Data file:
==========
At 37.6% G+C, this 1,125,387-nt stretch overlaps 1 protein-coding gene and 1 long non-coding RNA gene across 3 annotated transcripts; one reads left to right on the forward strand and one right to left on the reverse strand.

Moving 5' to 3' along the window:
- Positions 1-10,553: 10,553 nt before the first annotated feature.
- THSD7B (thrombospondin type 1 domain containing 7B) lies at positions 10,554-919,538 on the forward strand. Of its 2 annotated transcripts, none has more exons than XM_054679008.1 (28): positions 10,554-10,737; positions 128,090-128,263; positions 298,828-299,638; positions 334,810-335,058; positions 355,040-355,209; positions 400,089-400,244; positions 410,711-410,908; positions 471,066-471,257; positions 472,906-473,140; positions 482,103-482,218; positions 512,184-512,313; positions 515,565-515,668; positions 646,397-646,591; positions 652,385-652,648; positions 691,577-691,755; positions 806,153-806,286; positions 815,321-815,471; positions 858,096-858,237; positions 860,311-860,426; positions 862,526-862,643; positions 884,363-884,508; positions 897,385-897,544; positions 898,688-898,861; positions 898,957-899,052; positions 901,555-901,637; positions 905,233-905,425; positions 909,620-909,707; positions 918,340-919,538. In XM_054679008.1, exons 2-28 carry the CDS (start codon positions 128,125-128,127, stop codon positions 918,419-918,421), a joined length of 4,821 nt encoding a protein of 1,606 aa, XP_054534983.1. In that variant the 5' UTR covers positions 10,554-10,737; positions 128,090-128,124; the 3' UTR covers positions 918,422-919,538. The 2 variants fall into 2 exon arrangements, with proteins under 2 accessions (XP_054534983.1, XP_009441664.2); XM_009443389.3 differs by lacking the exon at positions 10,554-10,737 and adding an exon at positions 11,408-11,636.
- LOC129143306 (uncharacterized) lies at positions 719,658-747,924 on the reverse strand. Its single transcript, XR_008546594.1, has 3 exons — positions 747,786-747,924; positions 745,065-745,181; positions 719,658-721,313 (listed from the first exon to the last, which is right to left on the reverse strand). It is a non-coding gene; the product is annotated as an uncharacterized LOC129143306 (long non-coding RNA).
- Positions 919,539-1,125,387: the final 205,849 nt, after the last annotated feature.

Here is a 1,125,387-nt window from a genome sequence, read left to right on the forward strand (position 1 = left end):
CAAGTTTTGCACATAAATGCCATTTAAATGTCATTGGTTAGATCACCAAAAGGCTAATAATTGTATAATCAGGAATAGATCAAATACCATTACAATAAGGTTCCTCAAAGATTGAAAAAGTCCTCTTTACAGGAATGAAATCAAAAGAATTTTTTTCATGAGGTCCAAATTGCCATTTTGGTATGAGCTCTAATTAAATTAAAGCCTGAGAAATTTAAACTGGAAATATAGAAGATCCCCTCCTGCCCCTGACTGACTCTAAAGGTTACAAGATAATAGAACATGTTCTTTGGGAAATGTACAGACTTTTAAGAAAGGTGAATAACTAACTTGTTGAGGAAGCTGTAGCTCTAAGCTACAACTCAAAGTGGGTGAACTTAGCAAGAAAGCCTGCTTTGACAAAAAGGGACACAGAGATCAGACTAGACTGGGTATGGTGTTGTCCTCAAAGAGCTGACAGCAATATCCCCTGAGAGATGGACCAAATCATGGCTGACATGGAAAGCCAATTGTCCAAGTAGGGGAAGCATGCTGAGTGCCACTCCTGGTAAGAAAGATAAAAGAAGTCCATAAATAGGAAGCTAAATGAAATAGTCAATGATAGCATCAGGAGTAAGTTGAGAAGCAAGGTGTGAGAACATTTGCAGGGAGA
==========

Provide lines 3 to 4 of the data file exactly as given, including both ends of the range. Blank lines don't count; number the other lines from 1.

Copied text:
- Positions 1-10,553: 10,553 nt before the first annotated feature.
- THSD7B (thrombospondin type 1 domain containing 7B) lies at positions 10,554-919,538 on the forward strand. Of its 2 annotated transcripts, none has more exons than XM_054679008.1 (28): positions 10,554-10,737; positions 128,090-128,263; positions 298,828-299,638; positions 334,810-335,058; positions 355,040-355,209; positions 400,089-400,244; positions 410,711-410,908; positions 471,066-471,257; positions 472,906-473,140; positions 482,103-482,218; positions 512,184-512,313; positions 515,565-515,668; positions 646,397-646,591; positions 652,385-652,648; positions 691,577-691,755; positions 806,153-806,286; positions 815,321-815,471; positions 858,096-858,237; positions 860,311-860,426; positions 862,526-862,643; positions 884,363-884,508; positions 897,385-897,544; positions 898,688-898,861; positions 898,957-899,052; positions 901,555-901,637; positions 905,233-905,425; positions 909,620-909,707; positions 918,340-919,538. In XM_054679008.1, exons 2-28 carry the CDS (start codon positions 128,125-128,127, stop codon positions 918,419-918,421), a joined length of 4,821 nt encoding a protein of 1,606 aa, XP_054534983.1. In that variant the 5' UTR covers positions 10,554-10,737; positions 128,090-128,124; the 3' UTR covers positions 918,422-919,538. The 2 variants fall into 2 exon arrangements, with proteins under 2 accessions (XP_054534983.1, XP_009441664.2); XM_009443389.3 differs by lacking the exon at positions 10,554-10,737 and adding an exon at positions 11,408-11,636.